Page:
Provider perceptions of a humanizing intervention for healthcare workers - a survey study of PPE Portraits
Department of Medicine, Division of Palliative Care; Graduate School of Nursing; Department of Family Medicine and Community Health
Equipment and Supplies | Health Services Administration | Health Services Research | Infectious Disease | Palliative Care | Virus Diseases
INTRODUCTION: Reports from patients and healthcare workers dealing with COVID-19 underscore experiences of isolation and fear. Some of this experience results from the distancing effect of masks, gloves, and gowns known as Personal Protective Equipment (PPE). One approach to bridging the divide created by PPE is the use of PPE Portraits, postcard-sized pictures affixed to PPE.
OBJECTIVE: Our confidential, email-based survey aimed to quantify provider attitudes towards PPE Portraits.
METHODS: PPE Portraits were piloted at an academic, safety-net health system experiencing a COVID-19 patient surge in April-May 2020, necessitating use of full PPE for COVID-positive patients and surgical masks in all hospital settings. Our survey assessed staff exposure to PPE Portraits, attitudes towards PPE Portraits, and potential program expansion. For staff wearing PPE Portraits, we also assessed perceptions of interactions with other staff and patients/families and impact on personal wellbeing. The University of Massachusetts Medical School's IRB designated this a quality improvement project (#H00020279).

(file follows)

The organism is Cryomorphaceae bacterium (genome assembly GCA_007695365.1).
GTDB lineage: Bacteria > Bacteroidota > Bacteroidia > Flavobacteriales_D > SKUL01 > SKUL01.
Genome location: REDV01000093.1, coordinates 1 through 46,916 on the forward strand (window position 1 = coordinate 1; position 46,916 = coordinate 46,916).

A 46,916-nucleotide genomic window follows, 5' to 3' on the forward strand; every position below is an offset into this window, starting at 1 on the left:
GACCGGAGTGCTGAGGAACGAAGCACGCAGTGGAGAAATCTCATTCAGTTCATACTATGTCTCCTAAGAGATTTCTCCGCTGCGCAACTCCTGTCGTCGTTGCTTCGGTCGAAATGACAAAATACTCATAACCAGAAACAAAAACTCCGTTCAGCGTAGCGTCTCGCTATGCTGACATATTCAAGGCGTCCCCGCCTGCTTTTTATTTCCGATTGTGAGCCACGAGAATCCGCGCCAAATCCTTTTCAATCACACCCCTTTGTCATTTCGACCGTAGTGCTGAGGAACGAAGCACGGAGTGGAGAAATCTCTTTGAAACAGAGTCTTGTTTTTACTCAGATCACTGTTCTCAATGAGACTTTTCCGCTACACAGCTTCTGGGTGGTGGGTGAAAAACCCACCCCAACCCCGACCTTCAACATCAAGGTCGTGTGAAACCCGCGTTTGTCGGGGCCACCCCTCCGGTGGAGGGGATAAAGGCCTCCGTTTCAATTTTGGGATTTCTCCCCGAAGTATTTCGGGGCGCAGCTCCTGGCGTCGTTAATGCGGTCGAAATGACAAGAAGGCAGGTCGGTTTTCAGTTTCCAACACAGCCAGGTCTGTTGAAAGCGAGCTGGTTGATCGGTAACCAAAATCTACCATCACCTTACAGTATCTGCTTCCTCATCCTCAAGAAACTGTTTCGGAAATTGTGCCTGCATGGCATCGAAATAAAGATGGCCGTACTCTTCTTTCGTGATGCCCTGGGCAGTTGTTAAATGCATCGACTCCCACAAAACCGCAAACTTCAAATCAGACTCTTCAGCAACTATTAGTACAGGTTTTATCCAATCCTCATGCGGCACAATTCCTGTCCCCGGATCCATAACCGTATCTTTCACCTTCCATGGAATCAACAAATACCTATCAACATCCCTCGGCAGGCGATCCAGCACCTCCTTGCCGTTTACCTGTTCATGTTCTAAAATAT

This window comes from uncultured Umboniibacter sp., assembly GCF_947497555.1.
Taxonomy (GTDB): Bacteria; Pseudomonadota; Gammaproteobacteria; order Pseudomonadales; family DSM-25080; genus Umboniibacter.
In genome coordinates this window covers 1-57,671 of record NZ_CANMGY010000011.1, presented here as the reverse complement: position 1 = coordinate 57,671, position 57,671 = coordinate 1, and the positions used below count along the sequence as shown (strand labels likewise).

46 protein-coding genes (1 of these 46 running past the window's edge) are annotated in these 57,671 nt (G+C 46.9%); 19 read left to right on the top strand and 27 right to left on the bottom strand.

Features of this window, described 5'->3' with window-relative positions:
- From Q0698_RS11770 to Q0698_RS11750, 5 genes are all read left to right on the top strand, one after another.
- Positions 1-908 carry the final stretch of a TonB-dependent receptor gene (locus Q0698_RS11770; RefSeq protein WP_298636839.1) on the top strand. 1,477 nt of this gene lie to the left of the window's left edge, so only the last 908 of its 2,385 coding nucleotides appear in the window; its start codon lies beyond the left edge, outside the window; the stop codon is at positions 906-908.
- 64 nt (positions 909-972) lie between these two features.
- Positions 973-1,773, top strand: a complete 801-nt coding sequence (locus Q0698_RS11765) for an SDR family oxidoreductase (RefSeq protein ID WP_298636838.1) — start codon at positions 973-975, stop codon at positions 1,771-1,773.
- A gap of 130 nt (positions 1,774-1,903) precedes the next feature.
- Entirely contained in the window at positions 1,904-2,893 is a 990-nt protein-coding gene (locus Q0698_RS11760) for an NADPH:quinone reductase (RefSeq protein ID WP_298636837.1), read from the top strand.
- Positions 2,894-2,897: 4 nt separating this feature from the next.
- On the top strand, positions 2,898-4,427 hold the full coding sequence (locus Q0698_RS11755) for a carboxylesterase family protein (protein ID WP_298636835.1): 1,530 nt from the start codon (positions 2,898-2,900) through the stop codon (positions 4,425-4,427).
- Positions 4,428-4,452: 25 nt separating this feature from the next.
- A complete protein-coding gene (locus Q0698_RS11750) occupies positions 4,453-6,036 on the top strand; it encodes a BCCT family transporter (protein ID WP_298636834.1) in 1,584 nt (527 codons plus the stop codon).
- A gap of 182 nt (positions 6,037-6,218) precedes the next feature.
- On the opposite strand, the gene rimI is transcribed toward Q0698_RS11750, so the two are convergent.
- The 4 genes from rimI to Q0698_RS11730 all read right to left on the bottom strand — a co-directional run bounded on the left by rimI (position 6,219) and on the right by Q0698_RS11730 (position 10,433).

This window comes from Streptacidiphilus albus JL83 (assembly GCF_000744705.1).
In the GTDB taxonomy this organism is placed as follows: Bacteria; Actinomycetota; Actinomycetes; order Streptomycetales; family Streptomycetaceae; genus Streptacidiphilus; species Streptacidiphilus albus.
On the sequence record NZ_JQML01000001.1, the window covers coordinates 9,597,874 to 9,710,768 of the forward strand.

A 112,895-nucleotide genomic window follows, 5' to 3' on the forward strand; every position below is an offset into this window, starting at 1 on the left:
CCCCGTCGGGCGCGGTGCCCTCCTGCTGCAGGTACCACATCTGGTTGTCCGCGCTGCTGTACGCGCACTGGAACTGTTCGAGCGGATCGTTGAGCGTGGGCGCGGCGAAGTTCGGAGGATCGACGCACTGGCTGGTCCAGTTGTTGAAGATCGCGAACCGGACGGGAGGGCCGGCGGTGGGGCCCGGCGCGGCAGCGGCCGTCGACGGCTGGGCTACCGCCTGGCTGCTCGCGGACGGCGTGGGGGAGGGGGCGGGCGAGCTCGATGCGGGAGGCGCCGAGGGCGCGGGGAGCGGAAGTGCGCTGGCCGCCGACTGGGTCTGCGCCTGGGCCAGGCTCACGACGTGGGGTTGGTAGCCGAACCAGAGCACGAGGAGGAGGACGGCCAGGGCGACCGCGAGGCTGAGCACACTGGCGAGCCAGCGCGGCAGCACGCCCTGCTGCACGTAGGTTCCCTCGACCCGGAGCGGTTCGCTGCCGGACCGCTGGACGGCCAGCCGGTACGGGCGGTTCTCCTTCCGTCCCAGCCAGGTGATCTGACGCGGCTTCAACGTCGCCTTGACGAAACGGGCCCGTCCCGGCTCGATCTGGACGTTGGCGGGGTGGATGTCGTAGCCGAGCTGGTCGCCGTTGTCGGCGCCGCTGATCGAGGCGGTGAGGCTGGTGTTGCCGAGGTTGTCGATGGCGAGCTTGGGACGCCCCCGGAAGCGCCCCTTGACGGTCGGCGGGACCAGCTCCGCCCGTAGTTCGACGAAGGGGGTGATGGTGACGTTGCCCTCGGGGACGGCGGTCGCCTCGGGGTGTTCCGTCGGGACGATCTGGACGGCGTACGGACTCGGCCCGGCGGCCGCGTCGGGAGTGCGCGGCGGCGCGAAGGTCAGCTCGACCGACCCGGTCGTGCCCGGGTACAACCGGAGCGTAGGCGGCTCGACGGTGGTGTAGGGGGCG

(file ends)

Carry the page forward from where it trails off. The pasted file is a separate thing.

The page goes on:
RESULTS: Over half of survey respondents (n=111/173, 64%) reported exposure to PPE Portraits. Attitudes towards PPE Portraits were positive overall, with agreement that PPE Portraits were a good idea (89%), improved provider mood (79%), enhanced perception of team connection (72%) and more positive among those who reported exposure. Open-ended responses (n=41) reinforced positive survey data, and also raised concerns about infection control (n=6), cost/logistics (n=5), and provider vulnerability (n=3).
CONCLUSIONS: Providers report that PPE Portraits may represent a positive, patient-centered idea that helps reassure patients, is well-received by interdisciplinary staff, and may enhance patient and team interactions. Potential adaptations to address concerns include "photo pins," and donor/ patient and family experience department support for costs.
KEY MESSAGE: This article describes a cross-sectional study that investigated provider perceptions on the use of PPE Portraits, an intervention that addresses the barrier to patient-provider connection presented by the use of PPE. The results suggest that implementation of the PPE Portrait Project is feasible, acceptable, and effective.
COVID-19, PPE, PPE Portraits, Personal Protective Equipment, patient-provider connection
DOI of Published Version
Reidy J, Brown-Johnson C, McCool N, Steadman S, Heffernan MB, Nagpal V. Provider perceptions of a humanizing intervention for healthcare workers - a survey study of PPE Portraits. J Pain Symptom Manage. 2020 Sep 7:S0885-3924(20)30726-0. doi: 10.1016/j.jpainsymman.2020.08.038. Epub ahead of print. PMID: 32911039. Link to article on publisher's site
Journal of pain and symptom management
Reidy J, Brown-Johnson C, McCool N, Steadman S, Heffernan MB, Nagpal V. (2020). Provider perceptions of a humanizing intervention for healthcare workers - a survey study of PPE Portraits. COVID-19 Publications by UMMS Authors. https://doi.org/10.1016/j.jpainsymman.2020.08.038. Retrieved from https://escholarship.umassmed.edu/covid19/116